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WSOP 2022: Recording Engineer Steven Albini Collects His Second Career Bracelet in Event #32: $1,500 H.O.R.S.E ($196,089)

Steven Albini
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  • Arpit Jain June 18, 2022
  • 2 Minutes Read

Steven Albini (cover image) is now a proud owner of two prized WSOP bracelets! The recording engineer from Chicago outlasted a 773-player field in the 2022 World Series of Poker (WSOP) Event #32: $1,500 H.O.R.S.E to win the title and $196,089 in prize money.

The heads-up lasted all of 45 minutes, with Albini starting with a 5:1 chip lead over James Morgan. Morgan was chasing his maiden WSOP bracelet and pocketed $121,195 in second place.

In the post-match interview, Albini, who had won his first bracelet in Event #31: $1,500 Seven Card Stud at the 2018 WSOP, said, “The first one felt like a fluke. This one also felt like a fluke. I was all in a million times in this tournament.”

“In the Stud tournament, the bracelet that I won in 2018, I was never all in in that tournament. I was never short of chips. But it still felt like I kind of fluked it because I beat a table full of really great players that I didn’t expect to beat. This time it felt like a fluke because I was so short on chips so often, and I kept getting all in, and I kept surviving.”

As a recording studio owner, Albini has worked with some of the biggest names in the music industry and produced albums for top artists like Nirvana and Jimmy Page. Despite his success at the WSOP, Albini doesn`t consider himself a professional poker player. “Everything in my life comes in pieces, in parts. Poker is one part of my life,” he said.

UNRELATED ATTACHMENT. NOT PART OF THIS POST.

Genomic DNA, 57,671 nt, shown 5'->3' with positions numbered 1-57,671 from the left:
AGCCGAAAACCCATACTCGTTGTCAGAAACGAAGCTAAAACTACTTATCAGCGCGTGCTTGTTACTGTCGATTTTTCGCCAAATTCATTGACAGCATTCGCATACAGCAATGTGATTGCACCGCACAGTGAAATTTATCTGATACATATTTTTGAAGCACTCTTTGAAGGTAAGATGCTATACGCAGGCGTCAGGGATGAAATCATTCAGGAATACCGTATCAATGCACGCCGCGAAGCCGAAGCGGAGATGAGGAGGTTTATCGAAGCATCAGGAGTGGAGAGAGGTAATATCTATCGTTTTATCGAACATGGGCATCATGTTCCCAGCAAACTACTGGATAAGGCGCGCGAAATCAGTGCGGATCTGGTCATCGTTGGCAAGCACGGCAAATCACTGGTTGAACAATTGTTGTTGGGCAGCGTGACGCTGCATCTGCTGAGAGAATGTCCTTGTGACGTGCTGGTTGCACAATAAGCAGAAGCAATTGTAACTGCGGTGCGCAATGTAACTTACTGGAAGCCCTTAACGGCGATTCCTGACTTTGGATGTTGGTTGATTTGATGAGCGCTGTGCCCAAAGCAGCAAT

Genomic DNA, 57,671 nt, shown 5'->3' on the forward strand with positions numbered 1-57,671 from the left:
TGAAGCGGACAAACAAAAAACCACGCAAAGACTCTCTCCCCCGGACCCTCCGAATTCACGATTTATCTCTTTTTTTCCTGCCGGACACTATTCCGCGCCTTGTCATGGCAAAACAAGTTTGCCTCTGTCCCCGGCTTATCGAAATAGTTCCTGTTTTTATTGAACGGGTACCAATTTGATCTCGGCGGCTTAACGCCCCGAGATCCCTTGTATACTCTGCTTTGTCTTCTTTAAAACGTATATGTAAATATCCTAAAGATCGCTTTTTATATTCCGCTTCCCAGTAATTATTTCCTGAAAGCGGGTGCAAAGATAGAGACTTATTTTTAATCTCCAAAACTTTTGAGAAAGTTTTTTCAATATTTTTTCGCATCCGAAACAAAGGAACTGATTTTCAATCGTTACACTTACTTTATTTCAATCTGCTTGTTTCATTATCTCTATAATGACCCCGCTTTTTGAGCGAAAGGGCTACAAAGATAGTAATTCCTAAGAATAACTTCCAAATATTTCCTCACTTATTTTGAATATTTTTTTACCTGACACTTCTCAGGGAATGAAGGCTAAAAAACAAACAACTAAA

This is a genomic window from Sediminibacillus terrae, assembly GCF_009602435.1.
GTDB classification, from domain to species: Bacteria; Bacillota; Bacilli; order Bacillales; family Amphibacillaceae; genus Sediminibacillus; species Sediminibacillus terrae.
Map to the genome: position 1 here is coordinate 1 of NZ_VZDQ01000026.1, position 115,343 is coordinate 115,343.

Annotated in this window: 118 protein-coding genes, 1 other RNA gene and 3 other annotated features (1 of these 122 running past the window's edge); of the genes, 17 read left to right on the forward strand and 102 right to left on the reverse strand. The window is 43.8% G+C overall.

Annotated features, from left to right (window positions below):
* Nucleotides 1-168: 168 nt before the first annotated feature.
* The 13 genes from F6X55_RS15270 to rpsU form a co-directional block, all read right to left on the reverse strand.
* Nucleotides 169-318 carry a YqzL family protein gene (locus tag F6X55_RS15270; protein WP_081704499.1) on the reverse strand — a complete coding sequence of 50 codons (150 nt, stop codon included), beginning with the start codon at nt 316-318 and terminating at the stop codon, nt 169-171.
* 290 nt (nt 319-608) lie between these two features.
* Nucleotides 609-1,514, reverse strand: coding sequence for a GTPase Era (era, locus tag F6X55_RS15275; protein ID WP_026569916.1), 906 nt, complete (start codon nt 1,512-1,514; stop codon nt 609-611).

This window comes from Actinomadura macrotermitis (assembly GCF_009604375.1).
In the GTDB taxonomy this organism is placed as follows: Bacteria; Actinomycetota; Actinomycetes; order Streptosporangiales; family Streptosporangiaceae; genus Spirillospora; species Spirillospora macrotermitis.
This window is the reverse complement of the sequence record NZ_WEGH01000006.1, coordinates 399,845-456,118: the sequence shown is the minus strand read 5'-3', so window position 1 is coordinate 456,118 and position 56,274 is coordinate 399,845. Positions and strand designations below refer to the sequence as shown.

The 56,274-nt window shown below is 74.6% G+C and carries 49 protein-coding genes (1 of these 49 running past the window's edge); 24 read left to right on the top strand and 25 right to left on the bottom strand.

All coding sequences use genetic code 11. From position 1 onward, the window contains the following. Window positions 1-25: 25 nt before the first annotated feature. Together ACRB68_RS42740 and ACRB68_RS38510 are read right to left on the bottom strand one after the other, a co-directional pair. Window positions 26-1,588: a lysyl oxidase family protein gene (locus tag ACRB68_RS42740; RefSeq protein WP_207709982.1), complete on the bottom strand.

“So when I’m playing poker, I try to commit to it. I try to take it seriously. I try to make sure I devote the attention to it that it deserves as an occupation. But it’s only part of my year. I only play tournaments at the World Series of Poker. I play cash games informally in Chicago. It’s a part of my livelihood, but it’s not my profession,” Albini added.

The two-time bracelet winner Brandon Shack-Harris was on Albini’s rail, and he got a hotel bell that the rail would ding every time Albini won a pot. Albini said of the bell, “Brandon Shack-Harris got an ornate hotel bell that he would ding at the table when he was going to check. I thought it was really charming, and he brought it here so the rail could ding when I won a pot.”

“It got irritating to some of the other players, so I brought it to the table so anyone who wanted to could celebrate by ringing the bell.”

Event #32: $1,500 HORSE logged in a stacked field of 773 players, including some of the top names in the game, and several were mixed game specialists. The event generated a juicy $1,031,955 prize pool and paid out 116 places.

Only 22 players returned on Day 3, where it took less than three hours for the final table to be formed. Barring Albini, all the other seven players on the FT were in the hunt for their maiden bracelet. These included James Morgan (2nd for $121,195), Jason Daly (3rd for $85,943), Richard Bai (4th for $61,862), Kyle Loman (5th for $45,209), Peter Brownstein (6th for $33,552), Eddy Vataru (7th for $25,294), and Tamon Nakamura (8th for $19,373).

The stacked field had several former bracelet winners finishing in the money, like Steven Loube (16th for $6,542), Phil Ivey (26th for $5,544), Fabrice Soulier (27th for $5,544), Jason Gola (29th for $5,544), David Prociak (42nd for $4,201), Amnon Filippi (43rd for $4,201), Lawrence Berg (44th for $4,201), Ari Engel (54th for $3,760), Michael Gagliano (59th for $3,429), and Allyn Shulman (69th for $3,189).

Danny Chang (18th for $6,542), Bin Weng (34th for $4,782), Max Kruse (52nd for $3,760), Victor Ramdin (55th for $3,760), Nicholas Derke (72nd for $3,023), and Jonathan Miller (79th for $3,023) were some other notables who crossed the money line.

Steven Albini
Steven Albini

 

Final Table Results (USD)

  1. Steven Albini – $196,089
  2. James Morgan – $121,195
  3. Jason Daly – $85,943
  4. Richard Bai – $61,862
  5. Kyle Loman – $45,209
  6. Peter Brownstein – $33,552
  7. Eddy Vataru – $25,294
  8. Tamon Nakamura – $19,373

 

Content & Images Courtesy: PokerGO, PokerNews & WSOP

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